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Posts Tagged: summary judgment

Charged with Careless Driving…Can You Still Sue for Your Damages?

The Issue

If you rear-end another car and you are charged with careless driving, can you sue the other driver (the car you hit) for damages for the injuries and loss that you have suffered?

Normally, plaintiffs are the ones who are rear-ended and it is expected that they can claim their damages for injuries suffered (a notable exception: here).

But if you rear-end, can you still sue?

Why This Matters

The recent Ontario Superior Court of Justice case of Hatzitrifonos v.Continue Reading

Faster Lawsuits – Summary Judgment Motion Changes

The rules governing the way civil lawsuits are conducted in Ontario have changed – see January 25, 2010 blog and March 11, 2009 blog.

For lawsuits which seek more than $25,000, one of the most significant changes is to the rule governing summary judgment motions.

A “summary judgment motion” is an early Court attendance where one party tries to end the lawsuit very early, before Trial, on the basis that the case is so strong in their favour that they can show that they should and almost certainly will succeed at Trial.… Continue Reading

Faster Lawsuits – Changes to Lawsuit Rules

Ontario has changed some of its rules governing the way that lawsuits are conducted, to allow people to get to Court and have their Trial heard faster. Readers can find some background in our previous blog – March 11, 2009 blog.

Some of the changes regarding lawsuits in Ontario include:

• Ontario’s Small Claims Court can now deal with civil lawsuits up to $25,000 in value (formerly $10,000) per Reg 626/00 of the Courts of Justice Act;

Ontario’s Rules of Civil Procedure for civil lawsuits seeking more than $25,000 has been changed significantly, including
• “simple” lawsuits conducted under the Simplified Rules structure can now seek up to $100,000 in damages (formerly $50,000);
• Steps within the lawsuit, including production of documents relevant to the lawsuit, Examinations for Discovery of parties and Court motions to resolve disputes, are revised to make the lawsuit proceed faster;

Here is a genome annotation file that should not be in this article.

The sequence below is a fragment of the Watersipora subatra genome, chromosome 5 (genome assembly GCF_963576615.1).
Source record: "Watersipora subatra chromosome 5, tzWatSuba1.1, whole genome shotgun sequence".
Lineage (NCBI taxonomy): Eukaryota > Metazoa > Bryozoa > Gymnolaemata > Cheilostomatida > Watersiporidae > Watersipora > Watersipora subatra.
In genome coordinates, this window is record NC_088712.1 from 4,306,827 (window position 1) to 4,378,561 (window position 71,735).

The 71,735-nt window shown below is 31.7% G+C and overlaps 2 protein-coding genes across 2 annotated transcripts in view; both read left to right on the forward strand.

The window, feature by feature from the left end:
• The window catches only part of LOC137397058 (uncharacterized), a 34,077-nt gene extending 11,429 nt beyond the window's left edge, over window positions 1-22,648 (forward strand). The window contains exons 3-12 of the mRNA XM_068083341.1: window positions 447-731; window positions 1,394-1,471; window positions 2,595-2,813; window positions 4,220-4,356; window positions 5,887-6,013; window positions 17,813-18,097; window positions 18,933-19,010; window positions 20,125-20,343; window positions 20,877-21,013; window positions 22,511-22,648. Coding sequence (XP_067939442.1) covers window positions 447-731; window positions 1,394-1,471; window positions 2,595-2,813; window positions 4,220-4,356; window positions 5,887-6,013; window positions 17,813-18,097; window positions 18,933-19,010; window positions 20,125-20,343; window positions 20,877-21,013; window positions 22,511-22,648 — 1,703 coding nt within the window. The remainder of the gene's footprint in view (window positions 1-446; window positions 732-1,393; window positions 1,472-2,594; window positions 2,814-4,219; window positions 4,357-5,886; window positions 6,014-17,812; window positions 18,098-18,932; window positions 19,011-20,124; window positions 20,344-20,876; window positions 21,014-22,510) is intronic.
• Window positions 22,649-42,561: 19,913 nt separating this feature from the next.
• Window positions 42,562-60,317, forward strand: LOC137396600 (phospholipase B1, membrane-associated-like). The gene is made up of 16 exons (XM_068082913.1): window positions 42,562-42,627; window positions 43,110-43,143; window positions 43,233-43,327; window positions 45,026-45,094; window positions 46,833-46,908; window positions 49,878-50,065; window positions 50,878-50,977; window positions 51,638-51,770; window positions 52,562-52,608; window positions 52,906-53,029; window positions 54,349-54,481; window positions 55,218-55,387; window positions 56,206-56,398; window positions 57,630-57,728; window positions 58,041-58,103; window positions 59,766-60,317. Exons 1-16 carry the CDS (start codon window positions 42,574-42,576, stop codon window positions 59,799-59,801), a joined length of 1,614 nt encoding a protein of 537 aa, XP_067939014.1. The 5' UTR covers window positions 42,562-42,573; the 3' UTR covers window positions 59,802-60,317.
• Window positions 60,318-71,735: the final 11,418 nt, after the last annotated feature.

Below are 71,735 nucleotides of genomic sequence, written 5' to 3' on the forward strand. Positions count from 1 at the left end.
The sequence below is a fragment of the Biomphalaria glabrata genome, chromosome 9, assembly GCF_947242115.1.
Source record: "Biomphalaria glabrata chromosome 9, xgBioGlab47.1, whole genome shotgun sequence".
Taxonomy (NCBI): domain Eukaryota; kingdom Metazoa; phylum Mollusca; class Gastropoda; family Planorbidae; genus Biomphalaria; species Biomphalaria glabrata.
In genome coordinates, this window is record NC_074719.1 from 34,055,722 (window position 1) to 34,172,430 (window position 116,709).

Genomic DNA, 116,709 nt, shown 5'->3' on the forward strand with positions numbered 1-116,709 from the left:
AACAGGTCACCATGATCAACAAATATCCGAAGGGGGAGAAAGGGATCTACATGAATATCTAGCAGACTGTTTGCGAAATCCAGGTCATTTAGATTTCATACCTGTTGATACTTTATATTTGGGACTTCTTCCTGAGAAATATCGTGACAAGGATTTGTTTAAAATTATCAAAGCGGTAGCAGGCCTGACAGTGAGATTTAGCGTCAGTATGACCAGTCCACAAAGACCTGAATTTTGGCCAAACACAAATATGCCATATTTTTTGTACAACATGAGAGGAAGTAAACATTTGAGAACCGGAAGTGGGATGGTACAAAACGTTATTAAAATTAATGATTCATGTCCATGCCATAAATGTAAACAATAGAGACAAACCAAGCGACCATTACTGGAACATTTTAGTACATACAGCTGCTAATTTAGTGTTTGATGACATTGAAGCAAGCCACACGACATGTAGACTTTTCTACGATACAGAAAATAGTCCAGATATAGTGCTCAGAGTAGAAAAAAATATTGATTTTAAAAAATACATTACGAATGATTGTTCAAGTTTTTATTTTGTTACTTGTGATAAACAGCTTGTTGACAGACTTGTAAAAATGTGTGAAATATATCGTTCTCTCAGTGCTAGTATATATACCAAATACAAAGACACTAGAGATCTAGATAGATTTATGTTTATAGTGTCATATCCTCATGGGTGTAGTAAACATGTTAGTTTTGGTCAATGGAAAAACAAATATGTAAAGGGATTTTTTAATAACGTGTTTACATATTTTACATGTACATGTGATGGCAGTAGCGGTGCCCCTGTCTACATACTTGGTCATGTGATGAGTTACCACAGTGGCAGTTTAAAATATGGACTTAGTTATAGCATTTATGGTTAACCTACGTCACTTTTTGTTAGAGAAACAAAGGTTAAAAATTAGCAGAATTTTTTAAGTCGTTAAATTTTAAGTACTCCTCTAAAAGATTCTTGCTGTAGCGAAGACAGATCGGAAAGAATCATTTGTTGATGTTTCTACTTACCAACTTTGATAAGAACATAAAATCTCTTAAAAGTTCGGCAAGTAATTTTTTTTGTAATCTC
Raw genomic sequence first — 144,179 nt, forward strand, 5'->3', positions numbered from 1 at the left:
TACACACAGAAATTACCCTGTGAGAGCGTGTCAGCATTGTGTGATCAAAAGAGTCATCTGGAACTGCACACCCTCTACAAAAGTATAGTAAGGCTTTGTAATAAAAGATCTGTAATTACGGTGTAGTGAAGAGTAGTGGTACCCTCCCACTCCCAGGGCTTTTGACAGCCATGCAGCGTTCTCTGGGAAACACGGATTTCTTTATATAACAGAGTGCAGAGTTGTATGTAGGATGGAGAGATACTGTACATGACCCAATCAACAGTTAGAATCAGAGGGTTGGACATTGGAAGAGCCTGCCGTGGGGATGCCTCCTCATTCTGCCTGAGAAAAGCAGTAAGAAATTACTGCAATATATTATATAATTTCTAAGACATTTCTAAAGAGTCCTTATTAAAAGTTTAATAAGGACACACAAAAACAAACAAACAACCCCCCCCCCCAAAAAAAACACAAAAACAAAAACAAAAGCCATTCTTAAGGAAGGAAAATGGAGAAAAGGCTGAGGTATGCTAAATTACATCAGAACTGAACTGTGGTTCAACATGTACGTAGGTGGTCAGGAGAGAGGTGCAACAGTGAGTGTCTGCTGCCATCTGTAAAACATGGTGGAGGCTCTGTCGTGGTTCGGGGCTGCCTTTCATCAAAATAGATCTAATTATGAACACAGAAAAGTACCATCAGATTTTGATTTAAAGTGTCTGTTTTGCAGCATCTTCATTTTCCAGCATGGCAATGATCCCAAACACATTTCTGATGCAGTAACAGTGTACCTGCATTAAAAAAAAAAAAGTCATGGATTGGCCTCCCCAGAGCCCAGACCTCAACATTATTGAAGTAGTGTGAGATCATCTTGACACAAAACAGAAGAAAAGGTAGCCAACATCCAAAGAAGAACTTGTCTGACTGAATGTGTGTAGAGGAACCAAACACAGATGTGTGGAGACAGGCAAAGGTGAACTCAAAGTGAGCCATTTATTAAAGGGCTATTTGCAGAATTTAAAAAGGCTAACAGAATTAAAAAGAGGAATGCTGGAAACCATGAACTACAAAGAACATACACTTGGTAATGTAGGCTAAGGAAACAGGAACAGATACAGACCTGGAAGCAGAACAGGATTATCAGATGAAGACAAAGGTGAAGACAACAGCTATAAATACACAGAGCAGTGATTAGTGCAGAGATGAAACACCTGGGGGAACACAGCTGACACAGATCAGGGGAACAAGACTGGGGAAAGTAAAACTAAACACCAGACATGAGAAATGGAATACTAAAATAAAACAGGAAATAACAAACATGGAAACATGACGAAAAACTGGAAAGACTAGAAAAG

• Attempts to end the lawsuit quickly – in the form of a Summary Judgment motion – are assisted with modified rules; and
• Preparing for Trial to avoid delays and to have the lawsuit proceed faster have also been implemented.… Continue Reading

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Hit by an Uninsured Car in Ontario, who do you sue?

What happens when a pedestrian is hit by an uninsured car?  What if that pedestrian does not have her own car (i.e. at home) and therefore she has no insurance coverage herself?

And what happens if the pedestrian is sprawled on the front hood of the uninsured car when together, they immediately hit a taxi that is properly waiting to make a left hand turn at that same intersection?

Which insurance company will respond to the pedestrian’s tort lawsuit seeking damages? … Continue Reading

After Settling Your Claim, Can You Still Sue?

Case CommentWasyliuk v. Osipau (2009 Ontario Superior Court)

The plaintiff was rear-ended in a car accident and received some Accident Benefits afterwards.  His was not an active claim and approximately 20 months after the accident (before he retained a lawyer) he met with the opposing side’s tort insurance adjuster, signed a Full and Final Release settling his claim and accepted $4,657.92 as settlement of his claim.

By settling, the plaintiff presumably was giving up his right to sue for damages, before actually starting a lawsuit, in exchange for an early settlement.… Continue Reading